The American Chemical Council (ACC), an industry trade organization made up of chemical manufacturers, has put out a report that projects manufacturing output, industry revenues, job creation and tax revenues resulting from construction and ongoing operation of ethane cracker plants in 9 states. The report, done in-house by ACC’s statistics and economics shop, uses a standard economic model to arrive at the numbers. Accompanying the report are fact sheets for the 9 states studied.
Comparing the fact sheets, the jobs and revenue numbers for the states are similar with the exception of Texas which does far better than any of the other states. Pennsylvania’s numbers are similar to our neighbors New York, New Jersey, and Ohio and also Michigan. Arkansas and West Virginia, while still doing well, would not benefit as much as the rest of the states.
ACC is sharing its report in the various state houses to fuel the desire of lawmakers to attract one of the ethane crackers to locate within their borders. The report has been well received in the Pennsylvania General Assembly and the governor’s office. It shows that an ethane cracker would create 17,000 permanent jobs and generate $1.2 billion in wages and $140 million annually in state tax revenues.
Whether or not it was meant to, the report has intensified the scrum among the states to get a cracker plant. The most intense competition has been among Pennsylvania, Ohio and West Virginia for a plant that Royal Dutch Shell wants to build. Each state has tried to outdo the other by offering the giant oil company taxpayer-funded incentives in the form of tax credits, tax-free properties and income tax exemptions. For now, it looks like Pennsylvania has won if Governor Corbett can persuade the members of the General Assembly to give Shell the biggest tax subsidy ever offered to one company in state history - $66 million a year over 25 years. If the legislature balks, Shell might take its plant and the money and jobs across the border to Ohio.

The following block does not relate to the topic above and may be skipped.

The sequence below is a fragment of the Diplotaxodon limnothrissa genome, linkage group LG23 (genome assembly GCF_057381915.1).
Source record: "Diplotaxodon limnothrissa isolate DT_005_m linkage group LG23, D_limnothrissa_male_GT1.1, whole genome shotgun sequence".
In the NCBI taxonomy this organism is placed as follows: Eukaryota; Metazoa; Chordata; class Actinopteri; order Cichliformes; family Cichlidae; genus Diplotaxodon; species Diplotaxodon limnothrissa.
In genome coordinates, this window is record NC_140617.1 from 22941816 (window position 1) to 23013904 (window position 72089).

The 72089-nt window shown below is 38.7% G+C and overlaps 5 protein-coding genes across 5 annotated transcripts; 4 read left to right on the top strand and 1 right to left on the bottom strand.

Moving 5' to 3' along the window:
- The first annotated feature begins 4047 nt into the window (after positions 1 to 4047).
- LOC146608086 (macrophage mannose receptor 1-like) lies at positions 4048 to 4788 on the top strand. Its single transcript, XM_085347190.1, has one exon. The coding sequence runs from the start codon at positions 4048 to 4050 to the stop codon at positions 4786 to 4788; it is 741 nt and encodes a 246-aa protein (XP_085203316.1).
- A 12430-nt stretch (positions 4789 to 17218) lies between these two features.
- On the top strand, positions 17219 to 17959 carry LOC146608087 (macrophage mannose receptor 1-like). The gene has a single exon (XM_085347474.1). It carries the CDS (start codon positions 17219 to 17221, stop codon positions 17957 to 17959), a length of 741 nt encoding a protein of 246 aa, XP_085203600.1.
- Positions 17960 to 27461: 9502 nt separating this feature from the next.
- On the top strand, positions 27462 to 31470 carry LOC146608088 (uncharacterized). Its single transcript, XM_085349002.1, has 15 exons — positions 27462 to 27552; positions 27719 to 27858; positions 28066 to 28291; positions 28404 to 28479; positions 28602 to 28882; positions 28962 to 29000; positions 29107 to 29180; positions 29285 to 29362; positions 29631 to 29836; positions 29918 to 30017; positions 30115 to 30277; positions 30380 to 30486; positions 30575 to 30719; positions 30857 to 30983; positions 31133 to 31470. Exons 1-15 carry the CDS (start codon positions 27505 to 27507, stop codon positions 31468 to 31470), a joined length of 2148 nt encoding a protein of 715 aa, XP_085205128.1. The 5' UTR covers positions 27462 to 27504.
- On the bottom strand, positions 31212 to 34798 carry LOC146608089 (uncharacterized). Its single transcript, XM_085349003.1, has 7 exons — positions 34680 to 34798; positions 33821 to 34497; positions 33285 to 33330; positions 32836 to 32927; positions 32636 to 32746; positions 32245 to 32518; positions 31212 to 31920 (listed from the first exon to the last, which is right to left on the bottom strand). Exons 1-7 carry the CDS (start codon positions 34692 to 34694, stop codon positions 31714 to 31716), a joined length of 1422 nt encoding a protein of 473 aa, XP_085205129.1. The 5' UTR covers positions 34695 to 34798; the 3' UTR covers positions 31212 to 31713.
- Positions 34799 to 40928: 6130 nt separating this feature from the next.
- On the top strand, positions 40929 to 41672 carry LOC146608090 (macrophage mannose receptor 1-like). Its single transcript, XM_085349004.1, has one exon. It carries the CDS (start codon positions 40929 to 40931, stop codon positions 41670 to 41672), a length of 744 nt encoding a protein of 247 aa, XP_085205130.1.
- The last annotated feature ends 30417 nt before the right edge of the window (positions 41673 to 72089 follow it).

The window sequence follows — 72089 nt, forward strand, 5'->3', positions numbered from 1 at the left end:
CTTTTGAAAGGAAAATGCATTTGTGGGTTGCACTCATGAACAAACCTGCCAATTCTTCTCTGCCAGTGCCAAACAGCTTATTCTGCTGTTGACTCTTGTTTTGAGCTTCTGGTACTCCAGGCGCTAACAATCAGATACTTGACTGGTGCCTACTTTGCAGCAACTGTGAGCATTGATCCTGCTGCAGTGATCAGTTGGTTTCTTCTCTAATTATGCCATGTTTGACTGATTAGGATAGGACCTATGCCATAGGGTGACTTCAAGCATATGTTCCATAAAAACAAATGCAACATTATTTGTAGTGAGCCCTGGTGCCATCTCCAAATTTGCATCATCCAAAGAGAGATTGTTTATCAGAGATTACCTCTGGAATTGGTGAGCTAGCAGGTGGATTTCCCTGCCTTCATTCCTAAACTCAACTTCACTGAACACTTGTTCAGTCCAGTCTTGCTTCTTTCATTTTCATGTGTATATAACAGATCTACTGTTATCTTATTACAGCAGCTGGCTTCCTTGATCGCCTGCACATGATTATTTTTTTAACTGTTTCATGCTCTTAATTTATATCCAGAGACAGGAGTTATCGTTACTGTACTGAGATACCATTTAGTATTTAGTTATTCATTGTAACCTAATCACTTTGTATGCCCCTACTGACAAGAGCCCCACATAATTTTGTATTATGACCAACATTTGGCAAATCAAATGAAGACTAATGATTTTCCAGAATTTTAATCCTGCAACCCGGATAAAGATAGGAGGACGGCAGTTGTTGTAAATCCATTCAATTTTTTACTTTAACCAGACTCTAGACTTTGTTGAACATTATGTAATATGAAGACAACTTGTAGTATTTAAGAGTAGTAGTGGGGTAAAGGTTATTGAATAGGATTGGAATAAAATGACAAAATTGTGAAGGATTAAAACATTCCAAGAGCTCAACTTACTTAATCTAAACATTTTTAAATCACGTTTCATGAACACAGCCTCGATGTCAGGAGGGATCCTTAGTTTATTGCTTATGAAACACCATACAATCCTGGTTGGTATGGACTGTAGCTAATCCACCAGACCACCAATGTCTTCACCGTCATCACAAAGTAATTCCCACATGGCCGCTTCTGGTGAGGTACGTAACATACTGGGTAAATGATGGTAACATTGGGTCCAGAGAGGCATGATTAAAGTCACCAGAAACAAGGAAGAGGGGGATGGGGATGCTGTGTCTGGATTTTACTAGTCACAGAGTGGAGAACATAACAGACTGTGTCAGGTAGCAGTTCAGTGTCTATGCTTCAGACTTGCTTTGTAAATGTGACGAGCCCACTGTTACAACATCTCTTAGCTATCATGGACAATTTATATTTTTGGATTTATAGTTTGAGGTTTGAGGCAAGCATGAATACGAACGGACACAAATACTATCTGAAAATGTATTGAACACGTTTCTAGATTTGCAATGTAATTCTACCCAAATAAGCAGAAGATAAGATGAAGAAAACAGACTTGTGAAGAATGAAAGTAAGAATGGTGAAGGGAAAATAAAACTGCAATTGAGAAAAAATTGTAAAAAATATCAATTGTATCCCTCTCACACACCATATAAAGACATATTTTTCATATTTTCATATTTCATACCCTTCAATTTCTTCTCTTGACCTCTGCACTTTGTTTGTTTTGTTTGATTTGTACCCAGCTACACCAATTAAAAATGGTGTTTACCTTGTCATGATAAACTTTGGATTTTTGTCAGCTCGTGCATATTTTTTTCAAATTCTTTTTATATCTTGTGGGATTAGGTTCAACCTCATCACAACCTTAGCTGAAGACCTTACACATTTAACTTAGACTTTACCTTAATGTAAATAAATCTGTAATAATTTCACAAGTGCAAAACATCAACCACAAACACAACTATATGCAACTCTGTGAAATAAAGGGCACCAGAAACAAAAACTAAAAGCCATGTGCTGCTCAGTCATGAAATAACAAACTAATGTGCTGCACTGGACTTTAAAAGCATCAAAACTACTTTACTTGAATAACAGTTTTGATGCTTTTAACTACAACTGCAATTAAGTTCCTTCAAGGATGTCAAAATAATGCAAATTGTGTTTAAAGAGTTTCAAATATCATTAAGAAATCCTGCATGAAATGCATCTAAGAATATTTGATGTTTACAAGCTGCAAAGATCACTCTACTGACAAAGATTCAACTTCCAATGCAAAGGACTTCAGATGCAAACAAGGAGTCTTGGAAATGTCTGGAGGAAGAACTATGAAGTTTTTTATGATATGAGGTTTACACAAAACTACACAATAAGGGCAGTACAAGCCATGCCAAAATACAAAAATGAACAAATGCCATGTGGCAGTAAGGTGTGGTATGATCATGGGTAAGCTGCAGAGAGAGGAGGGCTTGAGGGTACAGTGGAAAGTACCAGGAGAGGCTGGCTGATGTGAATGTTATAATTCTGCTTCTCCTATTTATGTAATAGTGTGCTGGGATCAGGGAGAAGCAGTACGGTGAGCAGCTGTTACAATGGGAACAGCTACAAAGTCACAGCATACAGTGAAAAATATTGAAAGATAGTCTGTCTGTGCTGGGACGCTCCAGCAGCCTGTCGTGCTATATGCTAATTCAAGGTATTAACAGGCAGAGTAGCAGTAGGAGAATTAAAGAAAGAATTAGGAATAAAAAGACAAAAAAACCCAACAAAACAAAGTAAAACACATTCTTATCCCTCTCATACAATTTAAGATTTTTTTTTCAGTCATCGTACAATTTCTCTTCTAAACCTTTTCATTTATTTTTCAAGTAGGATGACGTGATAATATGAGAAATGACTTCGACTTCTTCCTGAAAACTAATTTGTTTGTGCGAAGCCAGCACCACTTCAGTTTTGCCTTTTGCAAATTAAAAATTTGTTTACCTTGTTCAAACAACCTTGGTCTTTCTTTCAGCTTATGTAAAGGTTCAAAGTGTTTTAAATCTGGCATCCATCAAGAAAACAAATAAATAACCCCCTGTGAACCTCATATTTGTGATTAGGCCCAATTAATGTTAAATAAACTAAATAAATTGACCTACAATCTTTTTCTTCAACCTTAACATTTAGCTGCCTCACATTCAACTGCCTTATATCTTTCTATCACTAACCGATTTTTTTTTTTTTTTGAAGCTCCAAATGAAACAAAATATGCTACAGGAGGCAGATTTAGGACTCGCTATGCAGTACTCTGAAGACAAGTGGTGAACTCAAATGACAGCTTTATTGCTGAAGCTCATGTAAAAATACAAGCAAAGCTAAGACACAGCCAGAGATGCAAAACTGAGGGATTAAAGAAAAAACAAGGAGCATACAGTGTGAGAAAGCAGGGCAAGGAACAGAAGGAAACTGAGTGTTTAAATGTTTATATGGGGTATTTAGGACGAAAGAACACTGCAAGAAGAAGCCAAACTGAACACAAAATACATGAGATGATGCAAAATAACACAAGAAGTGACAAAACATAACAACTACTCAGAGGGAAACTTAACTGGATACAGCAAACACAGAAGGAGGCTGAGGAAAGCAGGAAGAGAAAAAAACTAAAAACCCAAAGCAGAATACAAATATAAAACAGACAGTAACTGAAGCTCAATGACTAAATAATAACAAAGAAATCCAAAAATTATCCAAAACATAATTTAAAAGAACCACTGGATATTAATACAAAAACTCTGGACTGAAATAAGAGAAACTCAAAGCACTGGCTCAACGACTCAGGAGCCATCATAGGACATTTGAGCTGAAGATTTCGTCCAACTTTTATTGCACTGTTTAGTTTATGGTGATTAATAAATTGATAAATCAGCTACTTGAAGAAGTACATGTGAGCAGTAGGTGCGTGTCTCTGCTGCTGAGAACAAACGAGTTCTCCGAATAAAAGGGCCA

The Shell tax credit is not, however, based on the number of jobs that the plant would create. Permanent employment at the plant itself would only be about 400 jobs. The tax credit would be based on the amount of ethylene produced at the plant and would go only to Shell, not to other companies involved in the supply chain. The credit would eat up almost half of the total state revenues projected by the ACC report.
Pennsylvania has not done its own economic impact analysis of a cracker plant. An analysis by the Pennsylvania Budget and Policy Center raises significant questions about the size and scope of the incentive package the governor has offered and pointed out the spotty track record of previous grandiose incentives based on grandiose jobs and revenue projections.
The competitive fever that has set in at the governor’s office to win the Shell plant at all costs may cost Pennsylvania taxpayers more than they will get out of the deal. And Governor Corbett’s request for the members of the General Assembly to commit $66 million a year to one company and his request for them to further slash state funding for education and human services puts the legislators who have to face the voters this November into the middle of the multi-state scrum for the cracker plant.